Iran is ready to return to the negotiating table if the United States begin to lift sanctions, said Wednesday President Hassan Rouhani, after the increase in fuel prices led to mass protests with casualties on the eve of the Republican elections.
European countries insist on negotiations with Iran to save the nuclear agreement in 2015, which practically stopped since then as the United States re-imposed sanctions against the regime Rouhani last year.
Iran is ready to negotiations under the auspices of the so-called "5 + 1", which reached an agreement - the five permanent members of the UN Security Council with veto power, plus Germany.
the Last statement Rouhani came after the shocking announcement in mid-November that the price of gasoline increased by as much as 200 percent, provoking protests throughout Iran.
"If they are prepared to postpone sanctions, we are ready to talk and negotiate, even at the level of heads of countries of the 5 + 1," said Rouhani in his speech live on state television.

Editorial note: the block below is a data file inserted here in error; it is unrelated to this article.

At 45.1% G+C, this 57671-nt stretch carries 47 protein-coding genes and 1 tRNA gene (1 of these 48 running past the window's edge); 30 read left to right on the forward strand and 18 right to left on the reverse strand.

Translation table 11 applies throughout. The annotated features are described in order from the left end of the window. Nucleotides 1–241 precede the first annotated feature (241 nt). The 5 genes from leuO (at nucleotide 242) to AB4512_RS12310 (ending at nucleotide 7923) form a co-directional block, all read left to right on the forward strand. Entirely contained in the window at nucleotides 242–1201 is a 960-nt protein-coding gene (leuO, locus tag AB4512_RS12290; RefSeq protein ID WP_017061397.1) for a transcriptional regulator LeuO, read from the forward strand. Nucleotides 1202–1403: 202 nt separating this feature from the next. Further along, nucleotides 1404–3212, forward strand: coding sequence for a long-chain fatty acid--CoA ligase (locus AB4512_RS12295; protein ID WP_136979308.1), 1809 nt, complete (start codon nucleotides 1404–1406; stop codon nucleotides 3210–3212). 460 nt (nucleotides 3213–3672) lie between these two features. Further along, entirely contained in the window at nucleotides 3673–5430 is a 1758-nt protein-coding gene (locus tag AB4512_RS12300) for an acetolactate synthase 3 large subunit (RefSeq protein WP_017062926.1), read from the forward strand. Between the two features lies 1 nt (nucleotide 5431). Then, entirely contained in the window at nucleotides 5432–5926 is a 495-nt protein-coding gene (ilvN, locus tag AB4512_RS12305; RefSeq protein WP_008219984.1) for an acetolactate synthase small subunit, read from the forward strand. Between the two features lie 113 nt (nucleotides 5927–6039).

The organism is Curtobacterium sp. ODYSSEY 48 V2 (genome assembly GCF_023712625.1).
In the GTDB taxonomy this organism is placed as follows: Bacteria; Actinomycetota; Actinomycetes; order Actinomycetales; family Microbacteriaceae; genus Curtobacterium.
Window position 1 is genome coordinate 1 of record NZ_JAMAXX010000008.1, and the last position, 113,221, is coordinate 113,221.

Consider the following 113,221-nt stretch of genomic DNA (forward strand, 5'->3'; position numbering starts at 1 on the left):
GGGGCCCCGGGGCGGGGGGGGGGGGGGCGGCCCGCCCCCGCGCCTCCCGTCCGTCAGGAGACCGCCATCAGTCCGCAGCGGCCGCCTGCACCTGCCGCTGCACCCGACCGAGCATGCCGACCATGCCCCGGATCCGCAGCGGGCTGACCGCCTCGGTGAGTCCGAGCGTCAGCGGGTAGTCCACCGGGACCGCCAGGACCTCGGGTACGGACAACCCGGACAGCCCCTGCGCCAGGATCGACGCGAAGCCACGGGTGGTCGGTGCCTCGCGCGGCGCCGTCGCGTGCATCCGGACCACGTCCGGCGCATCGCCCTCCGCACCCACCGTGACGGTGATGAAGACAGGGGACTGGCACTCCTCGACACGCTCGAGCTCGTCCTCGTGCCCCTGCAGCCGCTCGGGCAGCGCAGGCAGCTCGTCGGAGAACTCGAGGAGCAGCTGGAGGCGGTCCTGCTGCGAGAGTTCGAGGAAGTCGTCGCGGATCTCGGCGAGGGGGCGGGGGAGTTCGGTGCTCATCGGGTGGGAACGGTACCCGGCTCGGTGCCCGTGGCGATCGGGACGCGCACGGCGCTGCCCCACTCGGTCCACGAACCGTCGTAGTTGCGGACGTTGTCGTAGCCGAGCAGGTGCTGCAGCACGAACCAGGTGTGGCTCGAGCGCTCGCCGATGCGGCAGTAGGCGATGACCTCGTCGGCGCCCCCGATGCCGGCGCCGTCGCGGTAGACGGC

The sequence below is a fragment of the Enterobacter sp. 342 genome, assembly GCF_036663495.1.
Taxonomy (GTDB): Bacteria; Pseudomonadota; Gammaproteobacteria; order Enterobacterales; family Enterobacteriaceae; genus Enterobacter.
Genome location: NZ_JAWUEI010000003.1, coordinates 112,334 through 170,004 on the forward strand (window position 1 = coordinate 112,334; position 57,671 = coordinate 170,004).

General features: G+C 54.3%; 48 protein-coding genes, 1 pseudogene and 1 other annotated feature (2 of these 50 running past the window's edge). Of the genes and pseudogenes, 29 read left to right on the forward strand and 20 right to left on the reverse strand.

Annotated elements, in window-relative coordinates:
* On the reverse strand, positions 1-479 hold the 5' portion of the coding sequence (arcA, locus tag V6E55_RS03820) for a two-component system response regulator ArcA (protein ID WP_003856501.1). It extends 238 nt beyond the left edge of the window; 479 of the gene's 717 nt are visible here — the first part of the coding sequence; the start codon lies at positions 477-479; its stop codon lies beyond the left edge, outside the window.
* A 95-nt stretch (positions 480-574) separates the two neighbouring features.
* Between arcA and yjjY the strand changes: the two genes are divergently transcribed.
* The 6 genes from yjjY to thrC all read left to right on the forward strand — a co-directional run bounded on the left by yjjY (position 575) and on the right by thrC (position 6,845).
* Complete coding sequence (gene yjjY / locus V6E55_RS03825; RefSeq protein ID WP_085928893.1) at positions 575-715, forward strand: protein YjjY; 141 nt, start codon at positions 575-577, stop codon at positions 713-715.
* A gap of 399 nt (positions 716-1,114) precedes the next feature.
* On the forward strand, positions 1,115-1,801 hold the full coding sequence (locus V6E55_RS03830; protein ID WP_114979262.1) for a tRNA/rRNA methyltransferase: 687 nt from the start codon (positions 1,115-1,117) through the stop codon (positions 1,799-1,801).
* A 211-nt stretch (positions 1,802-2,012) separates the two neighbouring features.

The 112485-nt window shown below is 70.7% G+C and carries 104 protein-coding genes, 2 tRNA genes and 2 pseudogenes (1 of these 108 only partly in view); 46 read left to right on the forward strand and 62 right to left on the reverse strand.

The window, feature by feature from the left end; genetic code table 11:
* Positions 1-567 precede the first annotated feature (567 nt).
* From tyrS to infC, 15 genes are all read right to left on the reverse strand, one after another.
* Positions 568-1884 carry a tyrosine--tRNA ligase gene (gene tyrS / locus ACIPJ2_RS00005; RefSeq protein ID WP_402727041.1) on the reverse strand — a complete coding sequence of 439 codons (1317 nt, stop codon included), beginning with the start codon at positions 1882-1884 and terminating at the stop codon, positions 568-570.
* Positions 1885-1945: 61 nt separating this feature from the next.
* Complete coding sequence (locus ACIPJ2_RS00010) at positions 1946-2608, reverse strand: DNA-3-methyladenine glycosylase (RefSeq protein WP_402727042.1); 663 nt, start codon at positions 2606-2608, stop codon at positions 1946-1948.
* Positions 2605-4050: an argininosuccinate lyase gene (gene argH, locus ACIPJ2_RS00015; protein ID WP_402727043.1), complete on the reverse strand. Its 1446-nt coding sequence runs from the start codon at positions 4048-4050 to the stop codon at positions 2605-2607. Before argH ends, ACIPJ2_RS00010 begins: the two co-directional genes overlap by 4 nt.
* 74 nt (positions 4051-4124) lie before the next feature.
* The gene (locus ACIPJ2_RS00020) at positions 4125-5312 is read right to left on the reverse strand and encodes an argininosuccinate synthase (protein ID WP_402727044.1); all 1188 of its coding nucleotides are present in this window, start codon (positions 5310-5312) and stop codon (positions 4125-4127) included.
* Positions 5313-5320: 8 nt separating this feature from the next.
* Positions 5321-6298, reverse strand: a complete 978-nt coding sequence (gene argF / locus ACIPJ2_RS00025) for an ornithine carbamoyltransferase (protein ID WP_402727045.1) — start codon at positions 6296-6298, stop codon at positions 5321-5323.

"We are under sanctions. This situation ... is the result of the incitement of the Zionists and reactionaries in the region," he said, referring to regional rivals Iran - Israel and Saudi Arabia.
His remarks were made after France and Germany raised the question of the possible mechanism in the transaction, which can lead to the re-introduction of the UN sanctions.
Officially known as the Joint comprehensive plan of action (JCPOA), the deal with Iran was agreed by Britain, China, France, Russia and the United States and Germany.
twelve months after the US withdrawal from the deal, Iran began to reduce their commitments JCPOA, hoping to win concessions from those who is still a party to the agreement.
the London human rights group Amnesty International said on Monday that at least 208 people were killed in the crackdown, citing what it called credible reports.
on Tuesday the official representative of the Iranian judicial system Gholamhossein Esmaeili rejected anecdotal evidence of the victims represented by "hostile factions" from abroad.